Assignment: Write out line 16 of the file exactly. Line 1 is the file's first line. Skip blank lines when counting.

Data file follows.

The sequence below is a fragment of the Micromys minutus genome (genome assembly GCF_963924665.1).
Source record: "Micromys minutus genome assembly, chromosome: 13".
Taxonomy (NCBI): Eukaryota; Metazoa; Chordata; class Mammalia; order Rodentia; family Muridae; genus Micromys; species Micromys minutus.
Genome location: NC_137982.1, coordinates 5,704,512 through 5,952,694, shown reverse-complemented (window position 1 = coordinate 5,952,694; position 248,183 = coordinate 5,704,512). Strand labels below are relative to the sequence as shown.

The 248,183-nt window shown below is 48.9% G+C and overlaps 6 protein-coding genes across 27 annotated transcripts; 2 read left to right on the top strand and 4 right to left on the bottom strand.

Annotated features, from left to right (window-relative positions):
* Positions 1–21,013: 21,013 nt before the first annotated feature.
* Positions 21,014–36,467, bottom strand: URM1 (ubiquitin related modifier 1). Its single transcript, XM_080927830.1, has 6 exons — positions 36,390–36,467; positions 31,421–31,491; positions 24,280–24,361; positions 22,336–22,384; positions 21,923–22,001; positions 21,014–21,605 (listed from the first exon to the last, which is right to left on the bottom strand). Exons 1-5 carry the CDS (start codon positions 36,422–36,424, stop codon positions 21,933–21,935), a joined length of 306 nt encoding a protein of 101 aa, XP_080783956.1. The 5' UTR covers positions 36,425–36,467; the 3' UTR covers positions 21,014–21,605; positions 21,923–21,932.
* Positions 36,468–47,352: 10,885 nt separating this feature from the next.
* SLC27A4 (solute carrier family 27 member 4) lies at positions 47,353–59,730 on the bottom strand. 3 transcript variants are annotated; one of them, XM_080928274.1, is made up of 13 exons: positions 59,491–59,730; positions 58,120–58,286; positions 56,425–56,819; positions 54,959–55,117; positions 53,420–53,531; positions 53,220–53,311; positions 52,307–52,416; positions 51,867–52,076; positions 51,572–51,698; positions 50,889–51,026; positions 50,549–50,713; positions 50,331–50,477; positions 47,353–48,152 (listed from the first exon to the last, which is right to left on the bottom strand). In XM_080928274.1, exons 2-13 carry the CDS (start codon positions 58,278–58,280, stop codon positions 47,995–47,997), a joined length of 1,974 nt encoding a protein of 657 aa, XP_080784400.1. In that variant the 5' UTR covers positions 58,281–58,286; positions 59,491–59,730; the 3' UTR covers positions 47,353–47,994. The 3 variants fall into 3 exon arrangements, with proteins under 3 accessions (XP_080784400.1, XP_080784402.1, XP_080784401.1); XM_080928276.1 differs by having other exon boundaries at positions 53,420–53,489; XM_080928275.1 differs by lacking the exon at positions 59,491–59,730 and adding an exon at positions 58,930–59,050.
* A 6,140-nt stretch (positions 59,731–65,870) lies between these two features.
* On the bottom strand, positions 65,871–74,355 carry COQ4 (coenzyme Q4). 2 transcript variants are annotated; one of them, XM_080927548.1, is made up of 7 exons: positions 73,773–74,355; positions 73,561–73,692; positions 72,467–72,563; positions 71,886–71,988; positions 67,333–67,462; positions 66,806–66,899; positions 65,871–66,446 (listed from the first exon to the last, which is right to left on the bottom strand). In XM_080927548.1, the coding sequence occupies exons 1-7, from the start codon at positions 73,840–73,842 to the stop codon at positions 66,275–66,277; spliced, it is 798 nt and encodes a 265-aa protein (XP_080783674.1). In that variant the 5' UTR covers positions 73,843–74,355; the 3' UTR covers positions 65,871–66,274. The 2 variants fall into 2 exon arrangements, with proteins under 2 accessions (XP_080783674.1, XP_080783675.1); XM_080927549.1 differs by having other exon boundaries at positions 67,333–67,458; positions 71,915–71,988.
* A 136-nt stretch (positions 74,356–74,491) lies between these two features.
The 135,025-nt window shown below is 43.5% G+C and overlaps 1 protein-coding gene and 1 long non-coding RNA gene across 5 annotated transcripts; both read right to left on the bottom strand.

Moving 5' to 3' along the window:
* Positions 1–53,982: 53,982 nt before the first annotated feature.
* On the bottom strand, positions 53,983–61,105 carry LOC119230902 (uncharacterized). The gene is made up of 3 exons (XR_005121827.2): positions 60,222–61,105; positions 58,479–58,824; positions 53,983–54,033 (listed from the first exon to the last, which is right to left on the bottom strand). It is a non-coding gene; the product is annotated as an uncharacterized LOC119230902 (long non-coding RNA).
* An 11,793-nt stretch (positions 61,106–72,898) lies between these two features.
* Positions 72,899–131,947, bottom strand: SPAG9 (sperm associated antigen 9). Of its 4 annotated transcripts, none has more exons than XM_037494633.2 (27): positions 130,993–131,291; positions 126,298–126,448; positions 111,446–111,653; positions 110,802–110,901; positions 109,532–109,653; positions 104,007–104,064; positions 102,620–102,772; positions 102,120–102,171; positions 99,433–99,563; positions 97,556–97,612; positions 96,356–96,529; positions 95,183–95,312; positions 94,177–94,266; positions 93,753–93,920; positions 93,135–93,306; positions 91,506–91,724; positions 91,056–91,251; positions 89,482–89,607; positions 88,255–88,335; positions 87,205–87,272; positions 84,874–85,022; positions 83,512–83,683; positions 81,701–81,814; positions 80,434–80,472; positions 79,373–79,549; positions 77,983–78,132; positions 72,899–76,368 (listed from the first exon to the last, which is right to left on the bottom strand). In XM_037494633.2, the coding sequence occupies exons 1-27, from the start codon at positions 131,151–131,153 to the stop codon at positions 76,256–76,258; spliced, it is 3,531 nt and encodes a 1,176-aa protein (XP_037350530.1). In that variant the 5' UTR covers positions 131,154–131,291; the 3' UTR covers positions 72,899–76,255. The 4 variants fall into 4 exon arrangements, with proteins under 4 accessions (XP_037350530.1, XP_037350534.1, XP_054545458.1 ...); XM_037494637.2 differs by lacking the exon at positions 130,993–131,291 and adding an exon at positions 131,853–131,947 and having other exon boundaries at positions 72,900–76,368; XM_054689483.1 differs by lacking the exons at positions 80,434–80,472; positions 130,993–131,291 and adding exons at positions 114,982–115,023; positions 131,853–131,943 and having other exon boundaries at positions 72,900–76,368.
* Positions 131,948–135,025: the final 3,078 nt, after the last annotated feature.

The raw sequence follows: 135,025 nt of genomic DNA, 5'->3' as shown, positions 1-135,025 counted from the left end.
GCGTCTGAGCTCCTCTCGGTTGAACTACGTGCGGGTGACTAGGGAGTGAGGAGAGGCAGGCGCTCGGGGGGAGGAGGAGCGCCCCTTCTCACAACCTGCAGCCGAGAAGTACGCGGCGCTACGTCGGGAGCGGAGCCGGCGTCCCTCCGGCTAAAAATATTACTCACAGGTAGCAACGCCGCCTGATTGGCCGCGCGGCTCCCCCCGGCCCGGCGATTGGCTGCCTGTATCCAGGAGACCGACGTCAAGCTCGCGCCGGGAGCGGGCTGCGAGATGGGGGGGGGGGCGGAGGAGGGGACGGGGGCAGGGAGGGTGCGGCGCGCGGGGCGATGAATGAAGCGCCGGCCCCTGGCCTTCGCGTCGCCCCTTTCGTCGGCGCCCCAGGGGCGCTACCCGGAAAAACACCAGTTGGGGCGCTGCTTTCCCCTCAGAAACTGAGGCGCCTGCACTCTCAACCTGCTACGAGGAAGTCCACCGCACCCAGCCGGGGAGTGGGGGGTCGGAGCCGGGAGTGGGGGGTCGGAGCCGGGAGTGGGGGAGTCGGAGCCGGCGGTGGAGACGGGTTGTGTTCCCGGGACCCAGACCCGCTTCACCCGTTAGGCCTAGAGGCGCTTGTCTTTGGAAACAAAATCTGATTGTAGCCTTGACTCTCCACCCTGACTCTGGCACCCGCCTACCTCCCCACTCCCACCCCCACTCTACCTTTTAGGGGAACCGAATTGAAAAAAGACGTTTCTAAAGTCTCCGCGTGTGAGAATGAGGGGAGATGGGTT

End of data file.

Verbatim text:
* Positions 1–53,982: 53,982 nt before the first annotated feature.